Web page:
Take the cuttings from the newest growth, remove any flowers and/or seed pods. Take the cuttings with clean, sharp by-pass pruners (scissors action) so that the cuts are not smashed. They shouldn't be more than 6 inches long. Remove about 3/4 of the leaves (from the bottom of the cuttings) and stick into a very coarse, fast draining peat based potting medium with extra perlite added for porosity. You can use anything that allows you to insert the cuttings at least two inches deep, but don't use a container that is overly huge or one that does not drain. I typically use a plastic flat like the ones that bedding plant cell packs are carried in, or even into cell packs.

Keep the cuttings moist, located in a shady location outside. They won't like the dry air inside. Do NOT keep checking your cuttings as you will destroy any fragile new roots that may be forming. I wouldn't touch them for about a month. If you feel resistance when you tug very gently after that amount of time, your cuttings have rooted. Leave them alone for several more weeks so that a proper root system can be developed, and then you can repot into slightly larger containers.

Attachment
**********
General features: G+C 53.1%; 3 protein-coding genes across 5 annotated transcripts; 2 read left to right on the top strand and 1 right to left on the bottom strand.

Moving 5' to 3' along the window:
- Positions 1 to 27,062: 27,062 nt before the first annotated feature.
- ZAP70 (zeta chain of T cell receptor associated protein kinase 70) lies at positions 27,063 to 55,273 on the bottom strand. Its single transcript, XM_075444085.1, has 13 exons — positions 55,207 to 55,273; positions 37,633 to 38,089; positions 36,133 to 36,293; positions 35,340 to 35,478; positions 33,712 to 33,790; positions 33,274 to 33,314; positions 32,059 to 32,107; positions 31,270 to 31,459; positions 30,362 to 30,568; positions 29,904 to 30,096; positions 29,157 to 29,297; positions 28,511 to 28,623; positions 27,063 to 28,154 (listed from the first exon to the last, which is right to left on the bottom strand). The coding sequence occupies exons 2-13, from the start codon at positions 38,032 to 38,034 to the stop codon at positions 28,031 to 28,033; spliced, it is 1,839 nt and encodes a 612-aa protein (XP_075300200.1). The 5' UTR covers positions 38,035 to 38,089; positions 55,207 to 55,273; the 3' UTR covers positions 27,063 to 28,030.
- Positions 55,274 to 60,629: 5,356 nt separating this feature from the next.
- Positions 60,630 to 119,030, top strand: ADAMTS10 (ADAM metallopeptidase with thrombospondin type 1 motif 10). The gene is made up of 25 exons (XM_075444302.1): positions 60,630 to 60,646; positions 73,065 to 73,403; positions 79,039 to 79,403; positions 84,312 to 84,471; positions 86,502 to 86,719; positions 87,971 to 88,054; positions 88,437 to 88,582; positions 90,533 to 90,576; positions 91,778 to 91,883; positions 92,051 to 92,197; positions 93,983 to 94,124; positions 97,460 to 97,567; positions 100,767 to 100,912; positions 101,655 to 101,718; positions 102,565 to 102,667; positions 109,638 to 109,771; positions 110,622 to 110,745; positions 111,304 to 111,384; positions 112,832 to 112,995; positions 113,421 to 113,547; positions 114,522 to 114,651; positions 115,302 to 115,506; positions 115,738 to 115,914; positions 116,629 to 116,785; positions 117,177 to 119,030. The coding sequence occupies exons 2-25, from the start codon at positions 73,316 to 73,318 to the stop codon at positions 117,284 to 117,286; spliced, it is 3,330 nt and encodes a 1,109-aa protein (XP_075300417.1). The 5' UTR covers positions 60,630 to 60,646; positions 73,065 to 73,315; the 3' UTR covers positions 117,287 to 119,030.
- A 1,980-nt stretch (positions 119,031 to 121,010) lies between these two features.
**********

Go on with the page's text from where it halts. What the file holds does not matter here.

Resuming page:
Bookmark   July 31, 2007 at 3:40PM
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schellehawk89(Zone 8 Georgia)

Thank you rhizo. I am trying that right now. If all else fails, I'm going to cut the tree down myself. It's about 25 feet tall. Then I'll dig up the root ball and bring it to my yard and try planting the entire thing. At least I'll have it here, if it's going to re-grow. It's the only thing else I know to do. We'll see what happens. Thank you for all your help. I truly appreciate it.

    Bookmark   July 31, 2007 at 5:53PM